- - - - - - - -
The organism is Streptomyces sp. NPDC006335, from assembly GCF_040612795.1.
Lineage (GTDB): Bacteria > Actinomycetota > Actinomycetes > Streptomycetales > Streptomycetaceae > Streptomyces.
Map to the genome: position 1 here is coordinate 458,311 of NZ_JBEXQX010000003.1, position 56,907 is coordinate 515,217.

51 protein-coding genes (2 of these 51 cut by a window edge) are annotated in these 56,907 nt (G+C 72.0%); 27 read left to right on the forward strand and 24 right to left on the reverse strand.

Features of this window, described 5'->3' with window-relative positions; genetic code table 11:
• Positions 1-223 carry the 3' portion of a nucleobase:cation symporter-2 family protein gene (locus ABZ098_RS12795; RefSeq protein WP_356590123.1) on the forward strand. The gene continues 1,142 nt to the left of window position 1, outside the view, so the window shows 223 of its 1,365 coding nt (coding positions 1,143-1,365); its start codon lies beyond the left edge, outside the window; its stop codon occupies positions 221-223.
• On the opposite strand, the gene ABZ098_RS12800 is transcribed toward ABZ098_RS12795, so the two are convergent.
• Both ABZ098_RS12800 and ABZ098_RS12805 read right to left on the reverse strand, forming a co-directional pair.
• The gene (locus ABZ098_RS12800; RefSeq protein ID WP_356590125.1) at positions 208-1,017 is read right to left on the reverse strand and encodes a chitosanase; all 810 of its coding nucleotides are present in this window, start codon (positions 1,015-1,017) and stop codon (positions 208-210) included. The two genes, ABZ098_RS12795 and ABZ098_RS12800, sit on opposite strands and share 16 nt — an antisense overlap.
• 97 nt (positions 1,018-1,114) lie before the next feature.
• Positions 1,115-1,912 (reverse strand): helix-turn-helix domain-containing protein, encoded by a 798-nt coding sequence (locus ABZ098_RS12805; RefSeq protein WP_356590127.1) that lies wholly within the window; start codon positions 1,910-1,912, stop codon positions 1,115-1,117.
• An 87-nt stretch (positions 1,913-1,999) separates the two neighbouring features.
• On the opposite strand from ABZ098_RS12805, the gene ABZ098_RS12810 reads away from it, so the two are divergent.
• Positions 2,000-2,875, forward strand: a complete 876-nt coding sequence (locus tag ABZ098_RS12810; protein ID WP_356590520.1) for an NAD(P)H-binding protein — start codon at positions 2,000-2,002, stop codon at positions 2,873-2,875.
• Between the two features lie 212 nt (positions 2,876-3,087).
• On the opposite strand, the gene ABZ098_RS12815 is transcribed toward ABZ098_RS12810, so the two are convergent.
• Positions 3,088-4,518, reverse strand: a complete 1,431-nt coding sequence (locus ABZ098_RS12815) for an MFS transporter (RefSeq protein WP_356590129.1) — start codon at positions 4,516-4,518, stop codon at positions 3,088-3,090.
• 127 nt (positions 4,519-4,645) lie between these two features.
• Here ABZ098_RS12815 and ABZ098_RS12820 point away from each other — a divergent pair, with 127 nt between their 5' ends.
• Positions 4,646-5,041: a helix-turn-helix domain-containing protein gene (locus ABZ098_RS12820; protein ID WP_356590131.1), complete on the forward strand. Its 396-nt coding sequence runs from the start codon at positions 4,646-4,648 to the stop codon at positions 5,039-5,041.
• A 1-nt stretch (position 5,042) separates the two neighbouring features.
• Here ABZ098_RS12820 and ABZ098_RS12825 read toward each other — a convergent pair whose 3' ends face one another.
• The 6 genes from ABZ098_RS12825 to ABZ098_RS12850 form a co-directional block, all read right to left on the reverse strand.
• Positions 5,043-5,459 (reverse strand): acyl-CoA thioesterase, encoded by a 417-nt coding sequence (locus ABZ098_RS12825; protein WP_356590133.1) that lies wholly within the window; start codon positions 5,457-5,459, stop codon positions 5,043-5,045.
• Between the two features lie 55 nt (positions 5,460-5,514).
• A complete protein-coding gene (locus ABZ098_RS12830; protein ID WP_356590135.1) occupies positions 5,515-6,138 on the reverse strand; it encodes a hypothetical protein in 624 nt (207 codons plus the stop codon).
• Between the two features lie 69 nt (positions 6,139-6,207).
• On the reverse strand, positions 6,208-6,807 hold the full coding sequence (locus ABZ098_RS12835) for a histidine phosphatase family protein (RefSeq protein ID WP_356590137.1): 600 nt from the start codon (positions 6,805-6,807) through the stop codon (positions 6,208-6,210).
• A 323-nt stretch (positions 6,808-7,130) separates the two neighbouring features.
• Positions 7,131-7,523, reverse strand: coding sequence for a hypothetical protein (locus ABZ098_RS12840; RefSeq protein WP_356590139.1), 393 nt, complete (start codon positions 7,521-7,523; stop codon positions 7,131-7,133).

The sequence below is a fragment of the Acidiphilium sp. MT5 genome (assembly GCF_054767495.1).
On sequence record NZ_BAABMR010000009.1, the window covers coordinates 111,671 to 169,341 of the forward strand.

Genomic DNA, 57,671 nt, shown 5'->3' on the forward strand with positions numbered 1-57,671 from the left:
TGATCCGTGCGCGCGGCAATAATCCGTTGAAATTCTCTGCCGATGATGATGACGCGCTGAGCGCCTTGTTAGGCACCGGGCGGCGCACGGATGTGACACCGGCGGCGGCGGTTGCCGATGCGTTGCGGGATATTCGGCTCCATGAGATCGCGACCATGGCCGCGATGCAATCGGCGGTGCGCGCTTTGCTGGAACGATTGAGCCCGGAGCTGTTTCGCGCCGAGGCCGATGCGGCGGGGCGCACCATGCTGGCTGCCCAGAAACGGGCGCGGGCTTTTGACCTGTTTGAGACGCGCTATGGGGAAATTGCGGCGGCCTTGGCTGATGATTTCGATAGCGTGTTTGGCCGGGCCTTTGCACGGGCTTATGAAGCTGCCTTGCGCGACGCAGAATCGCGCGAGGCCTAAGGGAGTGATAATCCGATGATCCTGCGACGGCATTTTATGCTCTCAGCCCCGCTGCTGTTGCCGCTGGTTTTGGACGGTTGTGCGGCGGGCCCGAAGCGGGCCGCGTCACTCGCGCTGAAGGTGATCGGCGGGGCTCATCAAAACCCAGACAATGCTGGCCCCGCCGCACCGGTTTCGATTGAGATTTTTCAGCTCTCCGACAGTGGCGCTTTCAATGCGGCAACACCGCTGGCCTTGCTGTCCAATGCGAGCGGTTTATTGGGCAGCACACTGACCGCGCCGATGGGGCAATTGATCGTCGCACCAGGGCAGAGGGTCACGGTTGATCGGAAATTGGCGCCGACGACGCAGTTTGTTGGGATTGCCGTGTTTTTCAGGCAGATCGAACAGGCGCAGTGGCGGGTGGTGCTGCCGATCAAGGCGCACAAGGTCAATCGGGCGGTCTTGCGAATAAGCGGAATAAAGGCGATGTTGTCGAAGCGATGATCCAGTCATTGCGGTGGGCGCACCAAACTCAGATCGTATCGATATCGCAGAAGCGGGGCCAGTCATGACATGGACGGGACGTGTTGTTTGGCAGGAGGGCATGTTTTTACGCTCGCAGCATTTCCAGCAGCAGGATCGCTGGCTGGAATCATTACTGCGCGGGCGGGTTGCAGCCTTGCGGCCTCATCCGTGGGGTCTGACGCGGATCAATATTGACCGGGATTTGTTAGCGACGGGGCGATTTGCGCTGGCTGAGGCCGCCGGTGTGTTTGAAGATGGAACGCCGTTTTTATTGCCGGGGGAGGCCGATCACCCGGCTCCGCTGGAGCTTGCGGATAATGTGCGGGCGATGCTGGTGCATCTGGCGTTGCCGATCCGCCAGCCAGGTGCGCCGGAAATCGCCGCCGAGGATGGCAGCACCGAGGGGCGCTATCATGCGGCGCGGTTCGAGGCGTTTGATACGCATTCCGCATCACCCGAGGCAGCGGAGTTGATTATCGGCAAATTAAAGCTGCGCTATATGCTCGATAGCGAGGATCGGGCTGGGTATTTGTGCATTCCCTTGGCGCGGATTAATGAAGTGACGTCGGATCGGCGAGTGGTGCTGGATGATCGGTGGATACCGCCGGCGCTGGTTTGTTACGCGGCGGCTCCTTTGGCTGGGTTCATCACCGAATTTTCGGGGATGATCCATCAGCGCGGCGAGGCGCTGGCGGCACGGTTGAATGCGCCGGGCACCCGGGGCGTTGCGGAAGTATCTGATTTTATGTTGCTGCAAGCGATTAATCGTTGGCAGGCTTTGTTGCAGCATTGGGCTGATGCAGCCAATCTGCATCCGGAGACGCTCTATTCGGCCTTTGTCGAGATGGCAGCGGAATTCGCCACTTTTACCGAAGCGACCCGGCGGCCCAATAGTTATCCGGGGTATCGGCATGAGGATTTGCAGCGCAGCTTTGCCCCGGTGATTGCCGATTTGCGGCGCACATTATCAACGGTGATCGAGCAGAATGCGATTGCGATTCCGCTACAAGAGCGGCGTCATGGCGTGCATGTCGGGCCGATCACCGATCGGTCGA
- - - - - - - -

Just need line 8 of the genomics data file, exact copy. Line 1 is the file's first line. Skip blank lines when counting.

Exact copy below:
• Both ABZ098_RS12800 and ABZ098_RS12805 read right to left on the reverse strand, forming a co-directional pair.